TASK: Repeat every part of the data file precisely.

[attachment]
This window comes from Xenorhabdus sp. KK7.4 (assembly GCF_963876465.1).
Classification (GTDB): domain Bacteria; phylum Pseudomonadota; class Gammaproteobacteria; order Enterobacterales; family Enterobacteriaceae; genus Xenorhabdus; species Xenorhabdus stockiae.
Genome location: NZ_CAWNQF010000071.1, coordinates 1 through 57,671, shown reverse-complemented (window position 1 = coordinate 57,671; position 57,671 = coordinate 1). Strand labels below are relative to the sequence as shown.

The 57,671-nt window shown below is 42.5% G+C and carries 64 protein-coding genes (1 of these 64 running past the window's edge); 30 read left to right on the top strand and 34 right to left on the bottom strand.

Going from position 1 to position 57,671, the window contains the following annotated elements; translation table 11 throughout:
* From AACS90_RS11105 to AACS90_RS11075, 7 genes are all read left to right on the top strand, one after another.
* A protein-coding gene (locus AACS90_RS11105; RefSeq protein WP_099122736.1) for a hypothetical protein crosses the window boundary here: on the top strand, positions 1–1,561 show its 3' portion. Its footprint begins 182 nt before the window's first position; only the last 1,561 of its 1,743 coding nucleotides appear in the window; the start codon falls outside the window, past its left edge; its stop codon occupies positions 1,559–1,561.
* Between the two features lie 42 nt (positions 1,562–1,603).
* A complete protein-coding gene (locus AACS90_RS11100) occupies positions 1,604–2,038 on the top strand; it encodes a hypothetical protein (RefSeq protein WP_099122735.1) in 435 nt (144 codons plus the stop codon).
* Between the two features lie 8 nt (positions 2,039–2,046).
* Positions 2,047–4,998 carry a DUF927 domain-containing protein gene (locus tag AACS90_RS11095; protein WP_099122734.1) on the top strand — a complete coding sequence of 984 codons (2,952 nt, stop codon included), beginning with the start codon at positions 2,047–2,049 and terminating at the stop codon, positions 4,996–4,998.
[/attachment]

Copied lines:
This window comes from Xenorhabdus sp. KK7.4 (assembly GCF_963876465.1).
Classification (GTDB): domain Bacteria; phylum Pseudomonadota; class Gammaproteobacteria; order Enterobacterales; family Enterobacteriaceae; genus Xenorhabdus; species Xenorhabdus stockiae.
Genome location: NZ_CAWNQF010000071.1, coordinates 1 through 57,671, shown reverse-complemented (window position 1 = coordinate 57,671; position 57,671 = coordinate 1). Strand labels below are relative to the sequence as shown.

The 57,671-nt window shown below is 42.5% G+C and carries 64 protein-coding genes (1 of these 64 running past the window's edge); 30 read left to right on the top strand and 34 right to left on the bottom strand.

Going from position 1 to position 57,671, the window contains the following annotated elements; translation table 11 throughout:
* From AACS90_RS11105 to AACS90_RS11075, 7 genes are all read left to right on the top strand, one after another.
* A protein-coding gene (locus AACS90_RS11105; RefSeq protein WP_099122736.1) for a hypothetical protein crosses the window boundary here: on the top strand, positions 1–1,561 show its 3' portion. Its footprint begins 182 nt before the window's first position; only the last 1,561 of its 1,743 coding nucleotides appear in the window; the start codon falls outside the window, past its left edge; its stop codon occupies positions 1,559–1,561.
* Between the two features lie 42 nt (positions 1,562–1,603).
* A complete protein-coding gene (locus AACS90_RS11100) occupies positions 1,604–2,038 on the top strand; it encodes a hypothetical protein (RefSeq protein WP_099122735.1) in 435 nt (144 codons plus the stop codon).
* Between the two features lie 8 nt (positions 2,039–2,046).
* Positions 2,047–4,998 carry a DUF927 domain-containing protein gene (locus tag AACS90_RS11095; protein WP_099122734.1) on the top strand — a complete coding sequence of 984 codons (2,952 nt, stop codon included), beginning with the start codon at positions 2,047–2,049 and terminating at the stop codon, positions 4,996–4,998.